Totally Nonnegative Matrices

Totally Nonnegative Matrices

Shaun M. Fallat
Charles R. Johnson
Copyright Date: 2011
Pages: 264
https://www.jstor.org/stable/j.ctt7scff
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  • Book Info
    Totally Nonnegative Matrices
    Book Description:

    Totally nonnegative matrices arise in a remarkable variety of mathematical applications. This book is a comprehensive and self-contained study of the essential theory of totally nonnegative matrices, defined by the nonnegativity of all subdeterminants. It explores methodological background, historical highlights of key ideas, and specialized topics.

    The book uses classical and ad hoc tools, but a unifying theme is the elementary bidiagonal factorization, which has emerged as the single most important tool for this particular class of matrices. Recent work has shown that bidiagonal factorizations may be viewed in a succinct combinatorial way, leading to many deep insights. Despite slow development, bidiagonal factorizations, along with determinants, now provide the dominant methodology for understanding total nonnegativity. The remainder of the book treats important topics, such as recognition of totally nonnegative or totally positive matrices, variation diminution, spectral properties, determinantal inequalities, Hadamard products, and completion problems associated with totally nonnegative or totally positive matrices. The book also contains sample applications, an up-to-date bibliography, a glossary of all symbols used, an index, and related references.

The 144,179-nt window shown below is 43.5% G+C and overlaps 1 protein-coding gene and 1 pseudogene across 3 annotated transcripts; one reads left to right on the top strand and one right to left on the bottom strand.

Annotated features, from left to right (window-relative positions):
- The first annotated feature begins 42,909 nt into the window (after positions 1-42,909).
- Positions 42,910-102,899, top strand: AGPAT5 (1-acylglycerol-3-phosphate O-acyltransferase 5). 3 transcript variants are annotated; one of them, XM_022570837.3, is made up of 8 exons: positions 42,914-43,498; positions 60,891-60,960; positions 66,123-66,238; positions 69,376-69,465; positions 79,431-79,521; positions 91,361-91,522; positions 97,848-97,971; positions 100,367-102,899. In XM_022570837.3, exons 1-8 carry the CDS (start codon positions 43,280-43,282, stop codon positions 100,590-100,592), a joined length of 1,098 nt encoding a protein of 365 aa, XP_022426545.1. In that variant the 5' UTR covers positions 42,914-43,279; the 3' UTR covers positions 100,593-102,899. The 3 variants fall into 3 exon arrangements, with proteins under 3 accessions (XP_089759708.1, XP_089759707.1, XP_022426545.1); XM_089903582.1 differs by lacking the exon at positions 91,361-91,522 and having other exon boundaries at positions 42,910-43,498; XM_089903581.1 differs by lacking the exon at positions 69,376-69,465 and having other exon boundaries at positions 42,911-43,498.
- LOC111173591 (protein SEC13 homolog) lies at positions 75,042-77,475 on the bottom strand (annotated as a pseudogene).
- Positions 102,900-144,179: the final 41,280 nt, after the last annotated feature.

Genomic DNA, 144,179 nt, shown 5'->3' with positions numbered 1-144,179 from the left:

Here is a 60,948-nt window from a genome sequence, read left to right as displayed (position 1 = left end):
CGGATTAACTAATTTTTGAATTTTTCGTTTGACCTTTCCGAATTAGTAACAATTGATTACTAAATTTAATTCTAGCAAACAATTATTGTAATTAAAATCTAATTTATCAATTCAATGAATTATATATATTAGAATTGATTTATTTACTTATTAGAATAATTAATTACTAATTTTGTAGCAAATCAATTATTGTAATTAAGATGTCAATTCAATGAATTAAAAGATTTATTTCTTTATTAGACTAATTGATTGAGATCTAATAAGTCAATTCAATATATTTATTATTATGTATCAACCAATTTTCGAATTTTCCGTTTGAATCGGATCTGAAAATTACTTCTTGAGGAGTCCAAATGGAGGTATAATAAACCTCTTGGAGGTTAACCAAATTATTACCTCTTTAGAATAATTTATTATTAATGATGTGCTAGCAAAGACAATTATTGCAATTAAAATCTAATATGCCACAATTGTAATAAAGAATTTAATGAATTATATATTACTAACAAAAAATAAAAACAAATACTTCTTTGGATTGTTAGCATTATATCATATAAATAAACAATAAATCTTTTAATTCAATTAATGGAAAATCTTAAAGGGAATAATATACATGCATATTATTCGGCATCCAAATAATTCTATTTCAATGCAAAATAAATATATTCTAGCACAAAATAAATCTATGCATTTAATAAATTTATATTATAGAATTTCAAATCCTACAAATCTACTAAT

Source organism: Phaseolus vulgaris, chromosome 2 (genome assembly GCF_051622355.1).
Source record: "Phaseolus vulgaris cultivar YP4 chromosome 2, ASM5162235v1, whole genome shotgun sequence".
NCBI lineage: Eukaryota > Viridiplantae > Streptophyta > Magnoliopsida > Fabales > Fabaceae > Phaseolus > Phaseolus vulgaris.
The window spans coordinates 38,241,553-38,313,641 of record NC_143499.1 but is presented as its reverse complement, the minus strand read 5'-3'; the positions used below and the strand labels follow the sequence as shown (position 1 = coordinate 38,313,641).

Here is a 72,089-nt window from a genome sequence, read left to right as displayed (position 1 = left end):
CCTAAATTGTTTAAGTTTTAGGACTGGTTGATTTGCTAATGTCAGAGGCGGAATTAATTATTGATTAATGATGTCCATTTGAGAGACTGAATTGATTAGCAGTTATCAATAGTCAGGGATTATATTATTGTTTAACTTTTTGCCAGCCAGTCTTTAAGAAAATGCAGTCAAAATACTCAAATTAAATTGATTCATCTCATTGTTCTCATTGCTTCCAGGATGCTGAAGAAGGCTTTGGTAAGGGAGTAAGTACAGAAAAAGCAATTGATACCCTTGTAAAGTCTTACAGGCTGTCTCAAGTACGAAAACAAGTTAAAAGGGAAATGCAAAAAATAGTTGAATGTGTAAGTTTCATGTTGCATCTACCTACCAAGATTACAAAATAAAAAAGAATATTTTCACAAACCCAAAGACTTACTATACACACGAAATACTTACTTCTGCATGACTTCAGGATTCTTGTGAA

eISBN: 978-1-4008-3901-8
    Subjects: Mathematics

Table of Contents

  1. Front Matter
    (pp. i-vi)
  2. Table of Contents
    (pp. vii-x)
  3. List of Figures
    (pp. xi-xii)
  4. Preface
    (pp. xiii-xvi)
    SMF and CRJ
  5. Chapter Introduction
    (pp. 1-26)

    The central theme in this book is to investigate and explore various properties of the class oftotally nonnegative matrices.

    At first it may appear that the notion of total positivity is artificial; however, this class of matrices arises in a variety of important applications. For example, totally positive (or nonnegative) matrices arise in statistics (see [GM96, Goo86, Hei94]), mathematical biology (see [GM96]), combinatorics (see [BFZ96, Bre95, Gar96, Peñ98]), dynamics (see [GK02]), approximation theory (see [GM96, Pri68, CP94b]), operator theory (see [Sob75]), and geometry (see [Stu88]). Historically, the theory of totally positive matrices originated from the pioneering work of Gantmacher...

  6. Chapter One Preliminary Results and Discussion
    (pp. 27-42)

    Along with the elementary bidiagonal factorization, to be developed in the next chapter, rules for manipulating determinants and special determinantal identities constitute the most useful tools for understanding TN matrices. Some of this technology is simply from elementary linear algebra, but the less well-known identities are given here for reference. In addition, other useful background facts are entered into the record, and a few elementary and frequently used facts about TN matrices are presented. Most are stated without proof, but are accompanied by numerous references where proofs and so on, may be found. The second component features more modern results,...